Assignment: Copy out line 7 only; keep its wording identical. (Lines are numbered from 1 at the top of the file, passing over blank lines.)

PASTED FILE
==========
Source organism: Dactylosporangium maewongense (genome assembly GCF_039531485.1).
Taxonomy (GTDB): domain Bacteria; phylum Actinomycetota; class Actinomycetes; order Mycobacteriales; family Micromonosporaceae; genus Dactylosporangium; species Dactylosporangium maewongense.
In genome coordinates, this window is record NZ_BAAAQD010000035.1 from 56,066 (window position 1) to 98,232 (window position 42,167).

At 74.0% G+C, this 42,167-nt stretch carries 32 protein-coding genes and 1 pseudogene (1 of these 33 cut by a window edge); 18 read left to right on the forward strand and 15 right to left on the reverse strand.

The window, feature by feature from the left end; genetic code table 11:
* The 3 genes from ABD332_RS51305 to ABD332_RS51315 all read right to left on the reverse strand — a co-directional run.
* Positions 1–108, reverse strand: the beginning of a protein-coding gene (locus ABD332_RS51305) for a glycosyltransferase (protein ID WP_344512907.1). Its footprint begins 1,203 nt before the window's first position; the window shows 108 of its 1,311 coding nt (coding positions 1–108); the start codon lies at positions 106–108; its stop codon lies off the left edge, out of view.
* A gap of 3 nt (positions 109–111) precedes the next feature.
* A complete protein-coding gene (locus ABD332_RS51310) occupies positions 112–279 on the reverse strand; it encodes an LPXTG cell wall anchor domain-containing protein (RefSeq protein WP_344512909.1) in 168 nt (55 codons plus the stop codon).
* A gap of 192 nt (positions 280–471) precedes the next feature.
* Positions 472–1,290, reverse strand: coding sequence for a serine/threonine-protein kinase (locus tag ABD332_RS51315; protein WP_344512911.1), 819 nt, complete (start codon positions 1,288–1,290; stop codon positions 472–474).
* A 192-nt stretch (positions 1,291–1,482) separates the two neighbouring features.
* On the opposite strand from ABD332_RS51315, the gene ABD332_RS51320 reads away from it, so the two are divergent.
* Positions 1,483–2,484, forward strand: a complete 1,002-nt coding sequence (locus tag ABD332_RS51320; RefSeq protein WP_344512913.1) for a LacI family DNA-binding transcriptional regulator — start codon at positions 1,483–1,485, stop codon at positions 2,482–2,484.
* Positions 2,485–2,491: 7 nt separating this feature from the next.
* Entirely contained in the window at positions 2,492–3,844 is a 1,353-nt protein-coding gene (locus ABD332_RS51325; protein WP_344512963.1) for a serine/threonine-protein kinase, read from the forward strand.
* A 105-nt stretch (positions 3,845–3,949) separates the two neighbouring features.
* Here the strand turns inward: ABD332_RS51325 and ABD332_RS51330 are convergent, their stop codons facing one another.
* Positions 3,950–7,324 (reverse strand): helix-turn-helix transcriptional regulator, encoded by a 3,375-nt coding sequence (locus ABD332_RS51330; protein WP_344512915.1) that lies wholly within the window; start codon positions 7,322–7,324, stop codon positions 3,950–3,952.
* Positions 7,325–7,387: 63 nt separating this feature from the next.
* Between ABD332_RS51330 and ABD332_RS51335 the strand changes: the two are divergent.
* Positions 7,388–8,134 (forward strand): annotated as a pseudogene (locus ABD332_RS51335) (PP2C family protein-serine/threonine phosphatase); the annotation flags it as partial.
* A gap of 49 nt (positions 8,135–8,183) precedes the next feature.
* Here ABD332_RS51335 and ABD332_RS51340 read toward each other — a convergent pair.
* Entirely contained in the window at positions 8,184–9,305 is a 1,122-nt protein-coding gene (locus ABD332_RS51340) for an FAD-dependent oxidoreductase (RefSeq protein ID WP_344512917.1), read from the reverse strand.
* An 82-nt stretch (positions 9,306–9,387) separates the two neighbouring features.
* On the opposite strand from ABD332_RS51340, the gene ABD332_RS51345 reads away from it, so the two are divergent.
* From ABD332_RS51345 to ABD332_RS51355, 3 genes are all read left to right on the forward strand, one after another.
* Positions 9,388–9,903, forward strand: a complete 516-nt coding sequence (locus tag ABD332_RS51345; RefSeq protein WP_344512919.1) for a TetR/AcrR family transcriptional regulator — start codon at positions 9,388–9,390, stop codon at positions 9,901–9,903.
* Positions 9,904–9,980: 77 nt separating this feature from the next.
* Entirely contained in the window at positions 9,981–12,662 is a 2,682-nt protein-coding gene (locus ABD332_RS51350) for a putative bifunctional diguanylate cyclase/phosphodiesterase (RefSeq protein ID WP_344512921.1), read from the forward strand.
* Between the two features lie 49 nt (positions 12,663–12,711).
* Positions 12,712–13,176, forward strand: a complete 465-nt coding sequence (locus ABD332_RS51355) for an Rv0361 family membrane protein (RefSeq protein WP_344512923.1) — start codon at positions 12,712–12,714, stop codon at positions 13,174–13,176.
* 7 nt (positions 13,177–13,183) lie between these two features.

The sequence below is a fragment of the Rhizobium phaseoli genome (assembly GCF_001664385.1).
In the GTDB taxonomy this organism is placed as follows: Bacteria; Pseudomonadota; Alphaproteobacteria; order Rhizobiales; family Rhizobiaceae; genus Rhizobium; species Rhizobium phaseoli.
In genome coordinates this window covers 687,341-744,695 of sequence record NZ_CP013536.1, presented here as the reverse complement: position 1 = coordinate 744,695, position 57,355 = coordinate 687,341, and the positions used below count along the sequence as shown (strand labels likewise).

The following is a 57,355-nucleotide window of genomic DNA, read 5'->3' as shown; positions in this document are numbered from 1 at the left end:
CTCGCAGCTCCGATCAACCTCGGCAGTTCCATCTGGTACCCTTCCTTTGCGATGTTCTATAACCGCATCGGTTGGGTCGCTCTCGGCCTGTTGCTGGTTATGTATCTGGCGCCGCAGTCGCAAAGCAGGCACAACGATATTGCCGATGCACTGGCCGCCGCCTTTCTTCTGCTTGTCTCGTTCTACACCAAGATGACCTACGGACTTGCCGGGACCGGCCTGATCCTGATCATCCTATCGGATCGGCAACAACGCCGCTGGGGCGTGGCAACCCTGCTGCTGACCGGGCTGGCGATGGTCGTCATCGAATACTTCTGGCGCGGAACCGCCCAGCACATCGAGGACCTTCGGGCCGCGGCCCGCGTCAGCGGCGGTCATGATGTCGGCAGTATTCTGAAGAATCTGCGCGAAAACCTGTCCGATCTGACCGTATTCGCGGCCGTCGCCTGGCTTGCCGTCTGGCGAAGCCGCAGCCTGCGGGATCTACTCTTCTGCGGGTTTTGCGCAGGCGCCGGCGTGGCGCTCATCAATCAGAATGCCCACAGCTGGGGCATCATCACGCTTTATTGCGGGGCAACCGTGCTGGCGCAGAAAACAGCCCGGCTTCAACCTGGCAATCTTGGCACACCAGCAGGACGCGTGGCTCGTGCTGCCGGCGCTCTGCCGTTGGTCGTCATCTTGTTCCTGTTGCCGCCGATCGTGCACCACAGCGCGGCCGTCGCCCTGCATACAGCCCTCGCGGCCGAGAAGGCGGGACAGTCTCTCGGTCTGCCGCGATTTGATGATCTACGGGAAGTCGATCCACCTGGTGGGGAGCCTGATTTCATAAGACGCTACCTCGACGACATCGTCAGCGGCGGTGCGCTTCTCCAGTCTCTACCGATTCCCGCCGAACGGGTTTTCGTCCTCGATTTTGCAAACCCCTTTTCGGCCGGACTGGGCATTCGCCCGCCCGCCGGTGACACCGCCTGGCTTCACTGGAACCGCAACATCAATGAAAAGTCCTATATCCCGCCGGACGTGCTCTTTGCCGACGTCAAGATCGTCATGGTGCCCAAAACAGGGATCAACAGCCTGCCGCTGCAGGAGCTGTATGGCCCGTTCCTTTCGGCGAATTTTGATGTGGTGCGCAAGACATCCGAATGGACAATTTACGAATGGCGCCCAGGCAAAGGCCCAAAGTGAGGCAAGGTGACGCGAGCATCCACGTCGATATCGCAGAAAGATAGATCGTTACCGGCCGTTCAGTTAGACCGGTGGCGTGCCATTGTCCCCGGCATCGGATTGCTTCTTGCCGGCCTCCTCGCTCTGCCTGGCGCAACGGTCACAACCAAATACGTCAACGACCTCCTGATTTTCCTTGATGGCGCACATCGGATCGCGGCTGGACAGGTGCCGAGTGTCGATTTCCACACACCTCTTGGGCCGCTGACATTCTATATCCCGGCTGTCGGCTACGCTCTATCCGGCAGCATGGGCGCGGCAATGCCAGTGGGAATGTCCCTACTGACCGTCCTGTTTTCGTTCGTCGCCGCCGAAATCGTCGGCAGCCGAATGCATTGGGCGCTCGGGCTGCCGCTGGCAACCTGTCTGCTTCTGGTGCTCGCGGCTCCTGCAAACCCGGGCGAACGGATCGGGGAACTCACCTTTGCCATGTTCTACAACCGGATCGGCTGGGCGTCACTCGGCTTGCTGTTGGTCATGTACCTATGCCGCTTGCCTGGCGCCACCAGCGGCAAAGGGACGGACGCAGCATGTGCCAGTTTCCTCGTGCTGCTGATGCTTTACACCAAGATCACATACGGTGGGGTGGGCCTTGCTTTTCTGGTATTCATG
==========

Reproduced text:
* Positions 1–108, reverse strand: the beginning of a protein-coding gene (locus ABD332_RS51305) for a glycosyltransferase (protein ID WP_344512907.1). Its footprint begins 1,203 nt before the window's first position; the window shows 108 of its 1,311 coding nt (coding positions 1–108); the start codon lies at positions 106–108; its stop codon lies off the left edge, out of view.